Tag Archives: FRAND

Prof Patterson: Teasing Through a Single FRAND Rate

Guest Post by Prof. Mark R. Patterson, Fordham Law

Last week Professor Jorge Contreras provided here an excellent summary of the April 5 decision of Mr. Justice Birss of the UK’s High Court of Justice in Unwired Planet International Ltd. v Huawei Technologies Co. Ltd., [2017] EWHC 711. The case addresses the problems that arise in determining FRAND (fair, reasonable, and non-discriminatory) licensing terms. Professor Contreras highlighted several novel aspects of the decision.  In the paragraphs below I focus on two of them.

A Single FRAND Rate

Mr. Justice Birss determined that there is only a single set of FRAND terms “in a given set of circumstances” (¶ 164). This approach stands in contrast to the approach of, for example, U.S. District Judge James Robart in Microsoft Corp. v. Motorola, Inc., 963 F. Supp. 2d 1176 (W.D. Wash. 2013), who concluded there would a range of possible FRAND royalties. As Professor Contreras wrote, Justice Birss’s approach poses a number of “logical hurdles . . . with respect to the SEP holder’s initial offer to the implementer and how to assess the SEP holder’s compliance with competition law.”

For one thing, Justice Birss does not seem to contemplate that after the first decision regarding FRAND terms for a particular portfolio, other courts or arbitration tribunals will follow along by applying the same rate. Instead, he appears to anticipate that each judge or arbitrator will make his or her own decision about the “single” FRAND rate, independently assessing the reasoning of prior courts or tribunals: “Decisions of other courts may have persuasive value but that will largely depend on the reasoning that court has given to reach its conclusion” (¶ 411).

Justice Birss makes this comment with reference to an Ericsson license to Huawei, not a license of Unwired Planet’s portfolio to a different licensee. Perhaps he contemplates more deference by subsequent courts to earlier determinations regarding the same portfolio, but that is not clear. Perhaps also, as Dennis Crouch has pointed out to me, there might be preclusive effects, even internationally, as a result of a prior decision, though that would presumably only put a ceiling on a rate, not a floor. In the absence of such effects, one can anticipate a multitude of “single” FRAND rates for a given portfolio.

Another factor that might lead to inconsistency among different rate determinations is what appears to be some reluctance to rely on arbitral decisions:

The decisions of other courts, assuming they are not binding authorities, may be useful as persuasive precedents. A point arises in this case about a licence which was the product of an arbitration. A licence agreement settled in an arbitration is more like terms set by a court than it is like a licence produced by negotiation and agreement. Huawei submitted that such a licence would be evidence of what a party was actually paying and as such was relevant. Aside from certain aspects of nondiscrimination which I will address separately, I do not accept that evidence of what a party is paying as a result of a binding arbitration will carry much weight. (¶ 171).

This skepticism regarding arbitrations is important because international arbitrations are used in the FRAND context to avoid country-by-country litigation. The passage suggests that Justice Birss would not treat rates set in an arbitration involving one licensee as very persuasive in a proceeding involving another licensee. On the other hand, the arbitration to which he was referring was one for which Huawei had introduced only the rates determined in the arbitration, not the award itself (id.). Later in the decision, he writes that “[a]n arbitral award is at least capable of having a similar persuasive value” as a court decision if the reasoning is available (¶ 411). In the end, it is not clear whether Justice Birss’s concern is with arbitration per se—he says that “[t]erms which were settled by an arbitrator are not evidence of what willing, reasonable business people would agree in a negotiation” (id.)—or simply that Huawei did not provide a complete picture of the arbitration at issue.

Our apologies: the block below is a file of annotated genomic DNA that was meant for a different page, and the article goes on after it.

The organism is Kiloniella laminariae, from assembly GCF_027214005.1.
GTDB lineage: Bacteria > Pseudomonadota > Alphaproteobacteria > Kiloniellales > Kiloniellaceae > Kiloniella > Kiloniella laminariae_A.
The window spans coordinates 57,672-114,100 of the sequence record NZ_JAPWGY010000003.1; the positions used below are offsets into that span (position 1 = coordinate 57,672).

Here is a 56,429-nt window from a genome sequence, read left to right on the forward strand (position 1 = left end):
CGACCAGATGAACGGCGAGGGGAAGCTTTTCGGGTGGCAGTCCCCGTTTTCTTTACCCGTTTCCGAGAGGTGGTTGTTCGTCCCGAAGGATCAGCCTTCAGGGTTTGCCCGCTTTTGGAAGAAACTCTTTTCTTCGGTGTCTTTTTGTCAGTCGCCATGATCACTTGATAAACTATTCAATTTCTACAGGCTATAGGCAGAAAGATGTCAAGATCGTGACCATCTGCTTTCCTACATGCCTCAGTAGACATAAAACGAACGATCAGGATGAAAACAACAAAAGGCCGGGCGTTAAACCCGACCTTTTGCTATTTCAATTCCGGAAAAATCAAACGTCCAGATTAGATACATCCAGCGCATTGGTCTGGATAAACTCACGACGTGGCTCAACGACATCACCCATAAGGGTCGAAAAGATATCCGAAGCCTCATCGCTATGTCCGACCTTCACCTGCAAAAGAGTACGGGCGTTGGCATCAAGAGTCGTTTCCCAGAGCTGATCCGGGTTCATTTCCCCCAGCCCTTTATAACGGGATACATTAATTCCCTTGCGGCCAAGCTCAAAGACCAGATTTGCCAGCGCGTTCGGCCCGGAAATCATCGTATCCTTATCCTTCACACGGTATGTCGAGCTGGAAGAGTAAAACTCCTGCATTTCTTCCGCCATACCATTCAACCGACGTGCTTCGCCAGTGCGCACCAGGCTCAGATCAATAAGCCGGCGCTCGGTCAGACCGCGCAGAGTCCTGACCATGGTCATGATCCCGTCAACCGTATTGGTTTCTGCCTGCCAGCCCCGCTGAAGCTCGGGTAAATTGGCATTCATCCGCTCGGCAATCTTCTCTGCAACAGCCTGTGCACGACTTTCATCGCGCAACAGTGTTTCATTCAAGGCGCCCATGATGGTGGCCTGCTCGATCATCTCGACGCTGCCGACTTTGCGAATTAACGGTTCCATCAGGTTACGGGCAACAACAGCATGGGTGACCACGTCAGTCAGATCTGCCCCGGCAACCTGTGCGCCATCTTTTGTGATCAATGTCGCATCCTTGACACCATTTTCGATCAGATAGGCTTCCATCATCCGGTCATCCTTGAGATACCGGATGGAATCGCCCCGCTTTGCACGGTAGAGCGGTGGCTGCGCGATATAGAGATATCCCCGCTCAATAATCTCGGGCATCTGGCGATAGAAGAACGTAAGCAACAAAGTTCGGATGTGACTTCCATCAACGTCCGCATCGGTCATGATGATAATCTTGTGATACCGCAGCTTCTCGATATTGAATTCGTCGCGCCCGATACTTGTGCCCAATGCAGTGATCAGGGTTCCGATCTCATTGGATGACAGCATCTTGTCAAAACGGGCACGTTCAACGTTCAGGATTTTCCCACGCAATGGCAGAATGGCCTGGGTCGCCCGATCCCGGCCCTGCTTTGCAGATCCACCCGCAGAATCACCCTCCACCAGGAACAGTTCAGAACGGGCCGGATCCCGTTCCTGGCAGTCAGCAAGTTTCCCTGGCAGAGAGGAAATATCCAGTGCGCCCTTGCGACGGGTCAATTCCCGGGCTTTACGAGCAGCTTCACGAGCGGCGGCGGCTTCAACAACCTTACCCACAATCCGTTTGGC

In any event, the overall picture appears to be that every court and tribunal can determine its own “single” FRAND rate and other terms (even when each is interpreting the same FRAND commitment for the same SEP portfolio). As Justice Birss indicates, there will be some limitations based on the non-discrimination element of FRAND, but he also limits that non-discrimination principle, as described below.

Another problem with the single-rate approach arises in connection with the CJEU’s 2015 decision in Huawei v. ZTE. Under the rules for FRAND negotiations established in that case, which the CJEU established as a template for the avoidance of abuse under Article 102 TFEU, the patentee and potential licensees are required to make FRAND offers. If there is only one single FRAND rate, as Justice Birss says, then of course the chances that either party’s offer, let alone both, will match that FRAND rate are very slim.

Justice Birss acknowledges this problem, and purports to resolve it by saying that “[t]he fact that concrete proposals [i.e., the required FRAND offers] are also required does not mean it is relevant to ask if those proposals are actually FRAND or not” (¶ 744(ii)). But the CJEU is clear that the parties’ proposals must be a “written offer for a licence on FRAND terms” (Huawei v. ZTE, ¶ 63) and “a specific counter-offer that corresponds to FRAND terms” (Huawei v. ZTE, ¶ 66). Justice Birss argues that this means only “that each side must make clear they are willing to conclude a licence on FRAND terms, since that is what matters,” (¶ 738), not that the offers themselves must be on FRAND terms. This claim, though, that “[w]hether a particular concrete proposal is actually FRAND is not what the CJEU is focussing on” (id.) is not the most natural reading of the CJEU’s decision.